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Standard Interpretations - Table of Contents
• Standard Number: 1910.1030(d)(2); 1910.1030(b)


OSHA requirements are set by statute, standards and regulations. Our interpretation letters explain these requirements and how they apply to particular circumstances, but they cannot create additional employer obligations. This letter constitutes OSHA's interpretation of the requirements discussed. Note that our enforcement guidance may be affected by changes to OSHA rules. Also, from time to time we update our guidance in response to new information. To keep apprised of such developments, you can consult OSHA's website at http://www.osha.gov.


June 27, 2001

The Honorable Steven C. LaTourette
U.S. House of Representatives
Washington, DC 20515

Dear Congressman LaTourette:

Thank you for your letter of April 2, addressed to Mr. Richard E. Fairfax, Director of the Occupational Safety and Health Administration's (OSHA's) [Directorate of Enforcement Programs (DEP)]. Your letter conveyed some concerns that you and Mr. Joe Adkins had about OSHA's enforcement of the Bloodborne Pathogens Standard, 29 CFR 1910.1030. Specifically, you expressed concerns about how needle destruction devices are viewed by our compliance program.

Let us reassure you again that needle destruction devices are indeed considered engineering controls as described by the standard. However, it is not the intent of the standard, as Mr. Adkins was quoted in the article that you enclosed, "that any device is acceptable if it decreases needlestick injuries." The intent of the standard is to eliminate the hazard of the needle. OSHA requires employers to use safer devices even if they have not yet had needlestick injuries; employers must not wait until their employees have been injured by contaminated needles before they attempt to eliminate their exposures.

The key to the prevention of needlesticks is using engineering controls to remove the hazard of a contaminated needle from the workplace. Congress acknowledged these preventative steps and purposely added the two key methods of doing this to the definition section of the standard: needleless systems and sharps with engineered sharps injury protection.

Ideally, the most effective way of removing the hazard of a contaminated needle is to eliminate the needle completely by converting to needleless systems. If this is not possible, removal of the hazard as soon as possible after contamination is required. This is best accomplished by using a "sharp with engineered sharps injury protection," which shields the sharp from exposure as soon as it is withdrawn from the patient.

However, simply using any device may not be appropriate. The device that most effectively eliminates the exposure can vary by procedure. The employer and employees must consider which device is best suited for a specific procedure. For some procedures a safer device may not be commercially available. In this case, the employer must use another method to remove the hazard from the workplace as soon as feasible. This is frequently done by placing the needle directly into a sharps container located as close to the patient as possible.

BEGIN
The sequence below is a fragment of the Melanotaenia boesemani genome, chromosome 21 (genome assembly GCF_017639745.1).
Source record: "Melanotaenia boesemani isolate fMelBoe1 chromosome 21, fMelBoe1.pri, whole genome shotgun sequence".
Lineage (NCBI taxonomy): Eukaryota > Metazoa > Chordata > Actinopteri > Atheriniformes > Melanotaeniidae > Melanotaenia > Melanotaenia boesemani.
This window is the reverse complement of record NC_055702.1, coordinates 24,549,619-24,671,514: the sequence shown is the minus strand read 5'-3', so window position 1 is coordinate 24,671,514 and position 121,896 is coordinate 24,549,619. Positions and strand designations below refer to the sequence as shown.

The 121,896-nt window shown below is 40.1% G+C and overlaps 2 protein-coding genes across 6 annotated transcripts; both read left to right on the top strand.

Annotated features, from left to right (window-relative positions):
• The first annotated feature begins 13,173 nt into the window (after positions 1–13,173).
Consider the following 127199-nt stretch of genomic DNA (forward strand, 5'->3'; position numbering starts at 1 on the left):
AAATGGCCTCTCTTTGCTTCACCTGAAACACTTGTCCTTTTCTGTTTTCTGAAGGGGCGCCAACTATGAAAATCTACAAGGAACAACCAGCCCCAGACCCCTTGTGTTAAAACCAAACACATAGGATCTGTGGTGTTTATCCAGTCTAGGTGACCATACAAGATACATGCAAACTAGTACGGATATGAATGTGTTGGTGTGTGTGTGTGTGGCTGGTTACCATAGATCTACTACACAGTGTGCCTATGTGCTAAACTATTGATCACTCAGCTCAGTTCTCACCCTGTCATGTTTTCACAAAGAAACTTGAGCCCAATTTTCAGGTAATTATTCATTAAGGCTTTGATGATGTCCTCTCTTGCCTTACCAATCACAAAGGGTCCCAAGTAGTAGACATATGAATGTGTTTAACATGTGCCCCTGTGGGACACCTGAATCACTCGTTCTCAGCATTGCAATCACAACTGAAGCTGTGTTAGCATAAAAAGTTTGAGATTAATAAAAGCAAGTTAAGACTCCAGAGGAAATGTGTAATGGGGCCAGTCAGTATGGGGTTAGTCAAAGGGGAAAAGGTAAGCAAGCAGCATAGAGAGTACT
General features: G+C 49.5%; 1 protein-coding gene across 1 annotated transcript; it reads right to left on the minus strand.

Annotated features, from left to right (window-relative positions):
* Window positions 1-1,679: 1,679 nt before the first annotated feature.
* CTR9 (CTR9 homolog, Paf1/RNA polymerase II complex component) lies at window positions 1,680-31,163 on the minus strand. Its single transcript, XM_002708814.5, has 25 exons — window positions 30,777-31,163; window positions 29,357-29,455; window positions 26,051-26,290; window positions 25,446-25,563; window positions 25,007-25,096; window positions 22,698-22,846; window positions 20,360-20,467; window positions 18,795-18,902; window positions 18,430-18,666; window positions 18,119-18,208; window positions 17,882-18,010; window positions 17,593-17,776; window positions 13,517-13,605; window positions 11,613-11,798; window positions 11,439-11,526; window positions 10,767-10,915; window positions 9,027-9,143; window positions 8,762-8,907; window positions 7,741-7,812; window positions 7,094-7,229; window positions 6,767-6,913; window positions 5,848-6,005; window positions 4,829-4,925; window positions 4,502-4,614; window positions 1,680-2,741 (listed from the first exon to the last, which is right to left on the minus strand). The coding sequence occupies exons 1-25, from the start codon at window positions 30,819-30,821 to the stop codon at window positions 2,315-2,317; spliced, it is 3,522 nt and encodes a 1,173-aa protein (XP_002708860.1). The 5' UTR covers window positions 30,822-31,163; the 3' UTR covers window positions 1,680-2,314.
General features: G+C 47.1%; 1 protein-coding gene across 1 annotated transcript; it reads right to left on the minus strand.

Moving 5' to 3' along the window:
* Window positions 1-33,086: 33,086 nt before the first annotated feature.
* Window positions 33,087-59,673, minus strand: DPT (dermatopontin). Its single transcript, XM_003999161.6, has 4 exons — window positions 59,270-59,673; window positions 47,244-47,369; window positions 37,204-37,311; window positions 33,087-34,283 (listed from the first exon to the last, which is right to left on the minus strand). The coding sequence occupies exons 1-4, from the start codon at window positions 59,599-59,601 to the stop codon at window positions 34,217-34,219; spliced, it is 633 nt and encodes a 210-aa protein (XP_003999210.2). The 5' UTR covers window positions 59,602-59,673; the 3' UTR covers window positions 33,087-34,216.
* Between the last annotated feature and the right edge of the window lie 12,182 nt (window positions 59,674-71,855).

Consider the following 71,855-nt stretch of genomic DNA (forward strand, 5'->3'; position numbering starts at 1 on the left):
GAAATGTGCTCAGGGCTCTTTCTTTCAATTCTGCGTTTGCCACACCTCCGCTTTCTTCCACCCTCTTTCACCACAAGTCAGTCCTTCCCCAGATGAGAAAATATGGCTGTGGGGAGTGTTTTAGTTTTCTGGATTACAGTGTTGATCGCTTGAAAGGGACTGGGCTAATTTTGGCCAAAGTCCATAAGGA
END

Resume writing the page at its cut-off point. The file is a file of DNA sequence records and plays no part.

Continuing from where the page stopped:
If a safer medical device is not available for a specific procedure, an employer could choose to use a needle destruction device to destroy the needle before placing it in a sharps container. Nonetheless, there are still 600,000 to 800,000 injuries occurring each year, many of which occur immediately after use and prior to placement in a sharps box.

Again, OSHA is aware that needleless systems or sharps with engineered sharps injury protection cannot be used in all situations. However, if their use is feasible for a given procedure, then they must be used.

In the article you sent, Mr. Adkins has identified home use of needles as another sector where there is a risk of needlesticks. The domestic use and disposal of needles has become an area of increasing concern for OSHA and several other agencies. Needles used in the home do not follow the same waste stream as the regulated waste from doctor's offices and hospitals; they are discarded in regular trash posing potential exposures to trash haulers downstream. Although the homes of self-injecting insulin patients are beyond OSHA's jurisdiction, this device may be useful in preventing these downstream exposures.

Thank you for your interest in occupational safety and health. We hope this provides the clarification you were seeking. OSHA requirements are set by statute, standards and regulations. Our interpretation letters explain these requirements and how they apply to particular circumstances, but they cannot create additional employer obligations. This letter constitutes OSHA's interpretation of the requirements discussed. Note that our enforcement guidance may be affected by changes to OSHA rules. Also, from time to time we update our guidance in response to new information. To keep apprised of such developments, you can consult OSHA's website at
http://www.osha.gov. If you have any further questions, please feel free to contact the [Office of Health Enforcement] at (202) 693-2190.

Sincerely,


R. Davis Layne
Acting Assistant Secretary

[Corrected 6/2/2005]


Standard Interpretations - Table of Contents

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